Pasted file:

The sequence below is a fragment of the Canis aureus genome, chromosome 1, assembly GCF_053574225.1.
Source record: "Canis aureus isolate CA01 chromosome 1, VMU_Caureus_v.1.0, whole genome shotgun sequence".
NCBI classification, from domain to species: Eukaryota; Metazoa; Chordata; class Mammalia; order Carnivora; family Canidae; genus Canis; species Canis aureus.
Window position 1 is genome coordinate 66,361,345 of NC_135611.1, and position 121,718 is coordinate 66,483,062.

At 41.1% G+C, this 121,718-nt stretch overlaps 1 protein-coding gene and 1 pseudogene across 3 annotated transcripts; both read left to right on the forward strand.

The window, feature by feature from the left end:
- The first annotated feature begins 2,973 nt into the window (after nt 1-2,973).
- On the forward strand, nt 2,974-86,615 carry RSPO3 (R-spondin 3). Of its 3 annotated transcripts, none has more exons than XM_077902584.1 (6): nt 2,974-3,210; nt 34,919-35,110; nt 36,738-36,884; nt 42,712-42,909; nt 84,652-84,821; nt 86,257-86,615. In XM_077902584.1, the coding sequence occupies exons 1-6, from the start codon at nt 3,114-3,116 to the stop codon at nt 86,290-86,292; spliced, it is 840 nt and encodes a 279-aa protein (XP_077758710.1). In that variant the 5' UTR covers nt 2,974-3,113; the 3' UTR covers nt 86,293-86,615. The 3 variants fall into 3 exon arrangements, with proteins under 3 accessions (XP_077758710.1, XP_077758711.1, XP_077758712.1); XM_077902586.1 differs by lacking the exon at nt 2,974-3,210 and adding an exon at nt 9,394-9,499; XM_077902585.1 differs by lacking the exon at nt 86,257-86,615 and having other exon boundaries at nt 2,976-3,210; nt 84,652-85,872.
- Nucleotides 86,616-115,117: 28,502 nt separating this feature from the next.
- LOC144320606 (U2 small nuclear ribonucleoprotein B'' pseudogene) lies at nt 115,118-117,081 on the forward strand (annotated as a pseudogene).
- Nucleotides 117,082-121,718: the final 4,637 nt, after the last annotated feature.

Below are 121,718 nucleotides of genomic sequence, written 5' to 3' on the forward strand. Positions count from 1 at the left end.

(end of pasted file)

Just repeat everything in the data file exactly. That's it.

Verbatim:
The sequence below is a fragment of the Canis aureus genome, chromosome 1, assembly GCF_053574225.1.
Source record: "Canis aureus isolate CA01 chromosome 1, VMU_Caureus_v.1.0, whole genome shotgun sequence".
NCBI classification, from domain to species: Eukaryota; Metazoa; Chordata; class Mammalia; order Carnivora; family Canidae; genus Canis; species Canis aureus.
Window position 1 is genome coordinate 66,361,345 of NC_135611.1, and position 121,718 is coordinate 66,483,062.

At 41.1% G+C, this 121,718-nt stretch overlaps 1 protein-coding gene and 1 pseudogene across 3 annotated transcripts; both read left to right on the forward strand.

The window, feature by feature from the left end:
- The first annotated feature begins 2,973 nt into the window (after nt 1-2,973).
- On the forward strand, nt 2,974-86,615 carry RSPO3 (R-spondin 3). Of its 3 annotated transcripts, none has more exons than XM_077902584.1 (6): nt 2,974-3,210; nt 34,919-35,110; nt 36,738-36,884; nt 42,712-42,909; nt 84,652-84,821; nt 86,257-86,615. In XM_077902584.1, the coding sequence occupies exons 1-6, from the start codon at nt 3,114-3,116 to the stop codon at nt 86,290-86,292; spliced, it is 840 nt and encodes a 279-aa protein (XP_077758710.1). In that variant the 5' UTR covers nt 2,974-3,113; the 3' UTR covers nt 86,293-86,615. The 3 variants fall into 3 exon arrangements, with proteins under 3 accessions (XP_077758710.1, XP_077758711.1, XP_077758712.1); XM_077902586.1 differs by lacking the exon at nt 2,974-3,210 and adding an exon at nt 9,394-9,499; XM_077902585.1 differs by lacking the exon at nt 86,257-86,615 and having other exon boundaries at nt 2,976-3,210; nt 84,652-85,872.
- Nucleotides 86,616-115,117: 28,502 nt separating this feature from the next.
- LOC144320606 (U2 small nuclear ribonucleoprotein B'' pseudogene) lies at nt 115,118-117,081 on the forward strand (annotated as a pseudogene).
- Nucleotides 117,082-121,718: the final 4,637 nt, after the last annotated feature.

Below are 121,718 nucleotides of genomic sequence, written 5' to 3' on the forward strand. Positions count from 1 at the left end.